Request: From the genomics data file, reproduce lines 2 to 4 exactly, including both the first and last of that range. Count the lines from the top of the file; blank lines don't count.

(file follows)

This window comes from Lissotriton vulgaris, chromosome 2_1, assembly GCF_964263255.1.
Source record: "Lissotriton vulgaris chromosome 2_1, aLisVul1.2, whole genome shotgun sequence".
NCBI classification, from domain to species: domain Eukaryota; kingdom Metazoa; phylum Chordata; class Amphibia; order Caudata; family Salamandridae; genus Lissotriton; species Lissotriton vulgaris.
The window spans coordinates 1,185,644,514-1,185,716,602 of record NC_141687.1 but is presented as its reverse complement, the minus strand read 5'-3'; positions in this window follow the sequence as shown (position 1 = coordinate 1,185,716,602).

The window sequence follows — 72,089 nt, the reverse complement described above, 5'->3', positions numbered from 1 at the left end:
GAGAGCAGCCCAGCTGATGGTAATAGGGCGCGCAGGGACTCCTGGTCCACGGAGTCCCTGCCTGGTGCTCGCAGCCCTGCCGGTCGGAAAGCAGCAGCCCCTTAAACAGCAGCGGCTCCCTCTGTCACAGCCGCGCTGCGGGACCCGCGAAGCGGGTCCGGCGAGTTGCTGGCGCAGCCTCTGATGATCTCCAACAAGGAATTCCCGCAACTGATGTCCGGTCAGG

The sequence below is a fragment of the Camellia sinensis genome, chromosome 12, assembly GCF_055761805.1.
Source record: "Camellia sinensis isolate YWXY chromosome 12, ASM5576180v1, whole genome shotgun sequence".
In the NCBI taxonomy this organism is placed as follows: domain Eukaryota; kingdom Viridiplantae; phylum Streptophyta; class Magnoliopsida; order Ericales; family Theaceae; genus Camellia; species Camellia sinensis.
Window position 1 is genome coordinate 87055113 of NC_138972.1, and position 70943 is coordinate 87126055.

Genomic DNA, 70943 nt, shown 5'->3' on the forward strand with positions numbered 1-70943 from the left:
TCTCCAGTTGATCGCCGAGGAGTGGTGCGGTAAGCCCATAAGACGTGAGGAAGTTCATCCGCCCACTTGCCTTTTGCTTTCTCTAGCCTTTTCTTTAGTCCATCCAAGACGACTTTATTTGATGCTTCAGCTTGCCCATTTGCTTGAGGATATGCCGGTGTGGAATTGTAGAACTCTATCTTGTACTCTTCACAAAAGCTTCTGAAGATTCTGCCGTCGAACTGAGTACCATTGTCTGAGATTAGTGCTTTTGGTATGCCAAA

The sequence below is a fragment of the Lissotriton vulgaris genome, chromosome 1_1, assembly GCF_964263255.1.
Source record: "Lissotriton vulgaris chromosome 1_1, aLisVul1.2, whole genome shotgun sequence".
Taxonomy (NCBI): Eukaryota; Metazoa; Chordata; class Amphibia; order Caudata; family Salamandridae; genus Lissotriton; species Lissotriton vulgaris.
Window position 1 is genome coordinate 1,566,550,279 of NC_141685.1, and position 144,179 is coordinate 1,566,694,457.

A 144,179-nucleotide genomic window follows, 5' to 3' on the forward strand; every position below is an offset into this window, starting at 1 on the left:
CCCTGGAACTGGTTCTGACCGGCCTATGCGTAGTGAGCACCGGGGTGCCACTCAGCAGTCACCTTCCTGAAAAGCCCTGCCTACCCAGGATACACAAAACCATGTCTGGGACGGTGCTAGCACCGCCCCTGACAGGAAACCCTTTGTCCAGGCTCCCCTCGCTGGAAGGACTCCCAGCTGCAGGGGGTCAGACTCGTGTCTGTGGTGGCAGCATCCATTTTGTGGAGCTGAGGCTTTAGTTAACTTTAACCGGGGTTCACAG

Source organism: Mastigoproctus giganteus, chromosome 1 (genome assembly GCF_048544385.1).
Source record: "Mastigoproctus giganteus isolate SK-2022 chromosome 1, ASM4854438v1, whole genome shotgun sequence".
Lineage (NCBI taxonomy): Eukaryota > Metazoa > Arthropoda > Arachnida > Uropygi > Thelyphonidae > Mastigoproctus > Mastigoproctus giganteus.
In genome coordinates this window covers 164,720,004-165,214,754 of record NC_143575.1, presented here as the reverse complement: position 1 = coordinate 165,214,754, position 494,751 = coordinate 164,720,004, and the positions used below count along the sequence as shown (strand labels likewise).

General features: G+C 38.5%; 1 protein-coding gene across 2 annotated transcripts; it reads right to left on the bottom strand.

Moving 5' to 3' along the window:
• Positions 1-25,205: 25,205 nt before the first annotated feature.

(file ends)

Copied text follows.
Source record: "Lissotriton vulgaris chromosome 2_1, aLisVul1.2, whole genome shotgun sequence".
NCBI classification, from domain to species: domain Eukaryota; kingdom Metazoa; phylum Chordata; class Amphibia; order Caudata; family Salamandridae; genus Lissotriton; species Lissotriton vulgaris.
The window spans coordinates 1,185,644,514-1,185,716,602 of record NC_141687.1 but is presented as its reverse complement, the minus strand read 5'-3'; positions in this window follow the sequence as shown (position 1 = coordinate 1,185,716,602).